Tuesday 19 December 2023

Back to the Land of a Thousand Lakes 3

[A grey early evening over Silver Lake]

As grey afternoon graded into grey evening, we sat around the Silver Lake campsite comparing notes on our post-lunch walks. Libby hadn’t found the reputed Shangri-la campsite near Lake Ah Chees. But she, Tim D and Merran had nonetheless enjoyed their peregrinations. Afterwards they too had gone on to Lakes Sonja and Solveig, but had crossed the Pine River well before we had. This alone, we retirees argued, explained why they’d almost caught us by the end of the day.


One thing we did agree on was how grateful we were that the forecast rain dump had held off for our first two days. The more usual Roaring Forties winds had been supplanted by a deep low pressure system east of Bass Strait. That had been flooding southern Victoria, and threatened to do the same to northern Tasmania. Looking in that direction now we could see dark clouds lowering over the peaks of the Walls. 

[Threatening clouds above the campsite]

Above us large cumulus clouds began piling up. Would tonight bring the end of our weather luck? It might, but dinner and a round of Yaniv (cards) were more of a certainty. So we relaxed and enjoyed this special time in a special place. And in the end, for all that the clouds blustered and shook their fists at us, they delivered nothing overnight. 

[Tim D (centre) explains Yaniv to Libby and TimO]

After another peaceful sleep, we were up early. Our plans for the day were vague, but we wanted to walk back uphill before the day grew too warm. I wasn’t at all keen to face the scrubby ascent from Lake Antimony. It had felt hard enough descending through it on the first day. But as sometimes happens, the difficulties were as much imagined as real. With fresh legs and a lighter pack, we were soon through the worst of the scrub. 


Partway up the hill we took a good break at Theresa Lagoon, and TimO and I wandered around the shore for a while. Pencil Pines were part of the lure. I always enjoy their company, but we also wanted to see whether this large lake might be a future camping destination. After we’d sussed out a couple of good looking sites, we rejoined the group and quickly fuelled up on nuts and water. 

[TimO checks out Theresa Lagoon]


Once we were back at the more defined Lake Fanny Track, we had decisions to make. The wind had freshened from the north, and was now quite cool. Some of us had grand plans of more lake discovery in the afternoon. But the first order of business was to find a campsite sheltered from this wind. After that we’d set up tents and have lunch. Then we could better consider the afternoon’s options. 


From the track junction we looked out to a chain of lakes only a kilometre or so to our north-west. The three Talleh Lagoons run almost north-south, and looked as though they’d have some sheltered sites. We pushed downhill, through bush that thickened as we neared the lakes. We looked first at the middle lagoon, but the only flattish bit of shoreline was wide open to the wind. So we moved on to the southern-most lagoon, where we found a shelf some distance above the lake that looked quite sheltered. Some looked happy to stop there, but I was in fussy mode. Why camp quite near a lake when you can camp right on the lake shore?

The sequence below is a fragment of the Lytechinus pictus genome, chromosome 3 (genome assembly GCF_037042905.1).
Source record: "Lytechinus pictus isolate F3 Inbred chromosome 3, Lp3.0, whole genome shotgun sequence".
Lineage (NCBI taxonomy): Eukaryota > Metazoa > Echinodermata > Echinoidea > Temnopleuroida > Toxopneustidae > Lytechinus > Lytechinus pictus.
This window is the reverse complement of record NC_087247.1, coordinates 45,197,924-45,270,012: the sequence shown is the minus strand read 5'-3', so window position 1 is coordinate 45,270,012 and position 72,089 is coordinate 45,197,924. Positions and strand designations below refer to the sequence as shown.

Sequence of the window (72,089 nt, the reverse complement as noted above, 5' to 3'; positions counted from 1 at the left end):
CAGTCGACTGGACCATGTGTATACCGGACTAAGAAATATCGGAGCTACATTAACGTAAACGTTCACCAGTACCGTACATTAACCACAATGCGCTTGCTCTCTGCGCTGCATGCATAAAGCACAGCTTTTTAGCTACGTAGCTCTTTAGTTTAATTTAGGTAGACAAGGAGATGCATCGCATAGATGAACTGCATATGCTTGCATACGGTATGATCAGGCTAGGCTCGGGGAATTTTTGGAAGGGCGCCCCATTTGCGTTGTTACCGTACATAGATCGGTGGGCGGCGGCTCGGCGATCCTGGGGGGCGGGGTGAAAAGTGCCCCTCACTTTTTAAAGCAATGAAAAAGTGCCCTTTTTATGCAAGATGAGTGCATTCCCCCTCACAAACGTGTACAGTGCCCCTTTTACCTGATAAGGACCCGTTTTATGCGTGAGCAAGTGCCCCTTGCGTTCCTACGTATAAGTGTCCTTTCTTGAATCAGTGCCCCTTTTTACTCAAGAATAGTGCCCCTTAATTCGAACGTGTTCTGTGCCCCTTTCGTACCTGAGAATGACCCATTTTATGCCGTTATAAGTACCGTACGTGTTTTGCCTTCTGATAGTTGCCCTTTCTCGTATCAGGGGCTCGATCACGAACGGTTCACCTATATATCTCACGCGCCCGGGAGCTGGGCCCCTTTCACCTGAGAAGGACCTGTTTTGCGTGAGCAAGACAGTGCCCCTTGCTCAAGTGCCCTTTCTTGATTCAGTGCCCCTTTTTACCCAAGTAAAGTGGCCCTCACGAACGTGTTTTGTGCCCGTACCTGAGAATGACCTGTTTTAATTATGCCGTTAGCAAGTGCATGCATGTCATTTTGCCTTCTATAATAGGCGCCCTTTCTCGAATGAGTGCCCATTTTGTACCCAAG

That, of course, required there to be such a site, and that it be sheltered. So a few of us dumped packs and walked along the western shore of the lake in search of this “Goldilocks” site. We poked around for 15 minutes or so, and were about to give up when I suggested we look just a little further, the other side of some big boulders. Perhaps they were the Three Bears, because just beyond them was a campsite which Goldilocks would surely have appreciated: sheltered, absolute waterfront, great views, plenty of room for our tents. We only had to mention to Merran that it was also great for swimming, and she was on board.

[Waterfront camping at Talleh Lagoon]


Then, as we set up, something strange came over the group. All talk of going off in search of more lakes in the afternoon dissolved. Suddenly the prospect of having a lazy afternoon at the Goldilocks site had universal appeal. This was music to Jim’s ears. He had already planned just this, and was both surprised and delighted not to be the only one. 

[TimO swims at Talleh Lagoon]


After lunch three of us had a swim in the lake: or in my case a quick and very refreshing dip. And then the rain came, sending some to their tents, and others to the excellent shelter of Tim D’s excellent tarp. It rained, solidly at times, for about an hour, but then cleared to a pleasant if coolish afternoon.

[The great tarp setup at Talleh Lagoon]

Over dinner there was a spillover of gratitude for three good days of wandering among fine lakes with fine people, and in (mostly) fine weather. While some might say this was aided by a final splash of wine and liqueur, supplemented with chocolate, we had genuinely enjoyed what had been a soul filling walk. Then, as we chatted about the shape of our final day, Jim’s sparked up. We’d get going early, he insisted, estimating it would be 3½ to 4 four hours back to the cars. We had to make sure we were out in time to get to our lunch booking at the Great Lake Hotel. It seemed his beer goggles were firmly in place.

[Water lilies in a Central Plateau pond]

And so, after a Goldilock’s-appropriate breakfast of porridge, we packed up for the final time and left our lovely campsite. It’s fair to say Jim hadn’t always been the fastest walker on this trip. But now he took off like a young colt sniffing green grass. For the last few years Jim had been talking down the scope of his future bushwalking. We’d heard often of his preference for comfy huts and short days. And more than once, as he slumped down after a hard bit of walking, we’d heard him mutter things like “this is my last bl**dy walk”. 

[A watery sun on our final day]